Microbubbles and mitral valve prostheses — transesophageal echocardiographic evaluation
Objective: To assess whether microbubbles are associated with a specific type of mitral valve prosthesis and to investigate the relationship of microbubbles to ventricular function and mitral regurgitation. One of the types of spontaneous echocardiographic contrast observed in patients with prosthetic heart valves has been described as microbubbles. Methods: Clinical data and videotapes of patients with a prosthetic mitral valve who had undergone transesophageal echocardiography at the UCLA Medical Center between May 1989 and February 1995 were retrospectively reviewed. There were 109 studies (74 patients) available for review by two independent observers. Results: Microbubbles occurred in 49 of the 66 studies of St. Jude valves ( 74%), eight of the 12 studies of Bjork Shiley valves (67%), four of four studies of Medtronic valves (100%) and zero of 23 studies of tissue valves (0%). Patients with an estimated ejection fraction greater than 45% were found to have a much higher likelihood of having microbubbles observed. There was no statistically significant association between the degree of mitral regurgitation and the observation of microbubbles. Conclusions: Microbubbles are a common phenomenon occurring in patients with mechanical mitral prostheses compared with tissue mitral valve prostheses. Their formation depends on the systolic ventricular function, suggesting a cavitation-like phenomenon participating in their formation perhaps due to the rate or velocity of the valve closure.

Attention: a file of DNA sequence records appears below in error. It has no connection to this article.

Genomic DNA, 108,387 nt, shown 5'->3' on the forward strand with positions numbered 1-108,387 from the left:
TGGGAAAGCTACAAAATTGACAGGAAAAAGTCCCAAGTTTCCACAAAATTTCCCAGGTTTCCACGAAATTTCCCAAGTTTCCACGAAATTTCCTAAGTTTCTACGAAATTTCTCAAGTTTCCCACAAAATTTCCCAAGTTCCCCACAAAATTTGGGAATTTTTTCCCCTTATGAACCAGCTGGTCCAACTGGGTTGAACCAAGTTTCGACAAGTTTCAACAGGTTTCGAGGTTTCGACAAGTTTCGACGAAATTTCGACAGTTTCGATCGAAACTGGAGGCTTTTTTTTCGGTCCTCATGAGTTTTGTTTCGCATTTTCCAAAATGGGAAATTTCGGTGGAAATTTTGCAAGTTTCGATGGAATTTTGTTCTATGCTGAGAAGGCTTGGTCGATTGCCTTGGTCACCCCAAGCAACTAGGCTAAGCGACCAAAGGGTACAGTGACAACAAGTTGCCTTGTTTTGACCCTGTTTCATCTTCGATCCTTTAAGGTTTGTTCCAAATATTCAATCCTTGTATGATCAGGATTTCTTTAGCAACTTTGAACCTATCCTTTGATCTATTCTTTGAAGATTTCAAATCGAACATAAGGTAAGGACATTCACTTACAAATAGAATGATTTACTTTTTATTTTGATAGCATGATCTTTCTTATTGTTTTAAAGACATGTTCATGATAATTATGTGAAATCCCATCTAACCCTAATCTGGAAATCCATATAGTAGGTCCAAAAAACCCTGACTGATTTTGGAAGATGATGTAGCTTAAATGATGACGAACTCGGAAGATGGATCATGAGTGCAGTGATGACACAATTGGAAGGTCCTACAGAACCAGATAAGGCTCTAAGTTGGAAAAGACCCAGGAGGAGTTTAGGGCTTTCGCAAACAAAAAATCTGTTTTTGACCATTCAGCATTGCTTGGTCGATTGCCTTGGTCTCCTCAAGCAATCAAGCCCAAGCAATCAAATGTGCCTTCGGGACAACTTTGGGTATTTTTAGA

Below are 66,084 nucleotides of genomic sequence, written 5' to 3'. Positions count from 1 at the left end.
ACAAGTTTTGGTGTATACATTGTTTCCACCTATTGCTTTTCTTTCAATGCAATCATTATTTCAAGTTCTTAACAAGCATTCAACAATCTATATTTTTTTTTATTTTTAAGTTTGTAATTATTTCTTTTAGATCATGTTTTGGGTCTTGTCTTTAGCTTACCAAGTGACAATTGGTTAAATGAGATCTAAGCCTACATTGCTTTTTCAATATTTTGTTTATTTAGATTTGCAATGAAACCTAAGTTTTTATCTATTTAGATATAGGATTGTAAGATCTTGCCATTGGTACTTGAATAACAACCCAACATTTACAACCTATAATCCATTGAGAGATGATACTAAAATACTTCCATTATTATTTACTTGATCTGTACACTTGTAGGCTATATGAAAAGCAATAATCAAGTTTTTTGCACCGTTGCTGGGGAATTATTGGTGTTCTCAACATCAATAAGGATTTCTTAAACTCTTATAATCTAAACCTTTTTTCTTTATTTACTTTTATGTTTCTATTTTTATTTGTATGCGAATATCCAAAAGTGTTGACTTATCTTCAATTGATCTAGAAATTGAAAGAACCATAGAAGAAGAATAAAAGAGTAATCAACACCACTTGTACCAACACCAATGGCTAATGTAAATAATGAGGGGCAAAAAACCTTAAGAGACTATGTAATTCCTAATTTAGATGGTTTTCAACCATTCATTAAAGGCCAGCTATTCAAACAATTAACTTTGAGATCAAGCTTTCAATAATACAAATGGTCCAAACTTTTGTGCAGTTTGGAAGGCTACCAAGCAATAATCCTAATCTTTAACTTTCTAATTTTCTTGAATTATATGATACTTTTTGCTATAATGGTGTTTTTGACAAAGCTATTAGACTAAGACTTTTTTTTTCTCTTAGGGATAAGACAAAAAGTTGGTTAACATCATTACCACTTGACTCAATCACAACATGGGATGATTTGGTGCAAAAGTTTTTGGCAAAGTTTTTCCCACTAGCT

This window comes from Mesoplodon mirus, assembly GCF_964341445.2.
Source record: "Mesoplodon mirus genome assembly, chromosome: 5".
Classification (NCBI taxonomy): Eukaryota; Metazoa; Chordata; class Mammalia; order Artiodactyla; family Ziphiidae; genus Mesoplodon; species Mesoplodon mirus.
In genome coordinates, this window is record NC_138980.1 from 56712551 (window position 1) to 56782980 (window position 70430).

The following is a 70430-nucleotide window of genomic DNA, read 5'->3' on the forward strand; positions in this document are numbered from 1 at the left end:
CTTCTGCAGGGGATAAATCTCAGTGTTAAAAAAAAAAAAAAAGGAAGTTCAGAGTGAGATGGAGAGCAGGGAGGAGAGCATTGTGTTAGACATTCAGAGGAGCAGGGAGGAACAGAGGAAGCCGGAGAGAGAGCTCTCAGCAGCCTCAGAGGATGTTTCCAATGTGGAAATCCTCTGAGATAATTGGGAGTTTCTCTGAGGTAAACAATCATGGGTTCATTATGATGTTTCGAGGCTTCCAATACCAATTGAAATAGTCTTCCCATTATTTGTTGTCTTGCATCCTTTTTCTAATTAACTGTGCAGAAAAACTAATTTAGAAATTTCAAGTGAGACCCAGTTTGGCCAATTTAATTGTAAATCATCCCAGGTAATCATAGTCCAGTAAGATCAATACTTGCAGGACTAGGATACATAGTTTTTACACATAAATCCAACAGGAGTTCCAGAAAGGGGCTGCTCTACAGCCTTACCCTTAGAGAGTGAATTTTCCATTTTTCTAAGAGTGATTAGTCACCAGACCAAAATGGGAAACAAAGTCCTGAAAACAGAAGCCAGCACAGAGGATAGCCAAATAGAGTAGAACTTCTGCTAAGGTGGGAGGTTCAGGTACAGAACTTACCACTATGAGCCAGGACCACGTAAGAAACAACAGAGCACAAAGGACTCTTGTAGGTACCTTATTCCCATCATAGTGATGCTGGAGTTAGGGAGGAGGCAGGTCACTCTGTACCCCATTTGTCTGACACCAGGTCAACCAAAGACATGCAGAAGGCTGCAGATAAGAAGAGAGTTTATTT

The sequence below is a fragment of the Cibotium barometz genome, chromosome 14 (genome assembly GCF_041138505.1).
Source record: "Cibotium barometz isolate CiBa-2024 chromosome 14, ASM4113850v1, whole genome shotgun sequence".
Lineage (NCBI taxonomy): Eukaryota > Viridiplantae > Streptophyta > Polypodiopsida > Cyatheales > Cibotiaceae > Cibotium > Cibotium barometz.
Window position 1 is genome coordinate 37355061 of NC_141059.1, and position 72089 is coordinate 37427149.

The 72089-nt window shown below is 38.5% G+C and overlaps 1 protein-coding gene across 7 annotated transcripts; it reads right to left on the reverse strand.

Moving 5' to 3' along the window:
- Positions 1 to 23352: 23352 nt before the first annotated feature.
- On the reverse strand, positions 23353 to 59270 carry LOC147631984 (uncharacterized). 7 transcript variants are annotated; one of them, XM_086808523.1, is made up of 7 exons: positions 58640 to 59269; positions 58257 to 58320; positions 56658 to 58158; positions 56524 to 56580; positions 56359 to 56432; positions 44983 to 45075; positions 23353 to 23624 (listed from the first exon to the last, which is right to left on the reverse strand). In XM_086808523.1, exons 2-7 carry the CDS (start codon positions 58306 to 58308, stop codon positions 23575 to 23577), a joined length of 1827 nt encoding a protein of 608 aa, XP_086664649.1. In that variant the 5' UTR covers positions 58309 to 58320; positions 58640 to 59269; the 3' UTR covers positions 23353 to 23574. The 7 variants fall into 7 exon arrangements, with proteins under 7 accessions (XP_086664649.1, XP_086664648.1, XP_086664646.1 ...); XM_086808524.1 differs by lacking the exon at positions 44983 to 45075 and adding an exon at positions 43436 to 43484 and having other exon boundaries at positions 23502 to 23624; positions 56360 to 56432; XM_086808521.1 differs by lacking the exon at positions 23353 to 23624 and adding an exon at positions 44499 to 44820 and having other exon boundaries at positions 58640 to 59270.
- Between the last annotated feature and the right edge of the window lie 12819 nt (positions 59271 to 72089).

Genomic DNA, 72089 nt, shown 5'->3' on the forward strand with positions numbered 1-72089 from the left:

© 1999 Elsevier Science Ireland Ltd. Received 23 November 1998; received in revised form 3 June 1999; accepted 7 June 1999.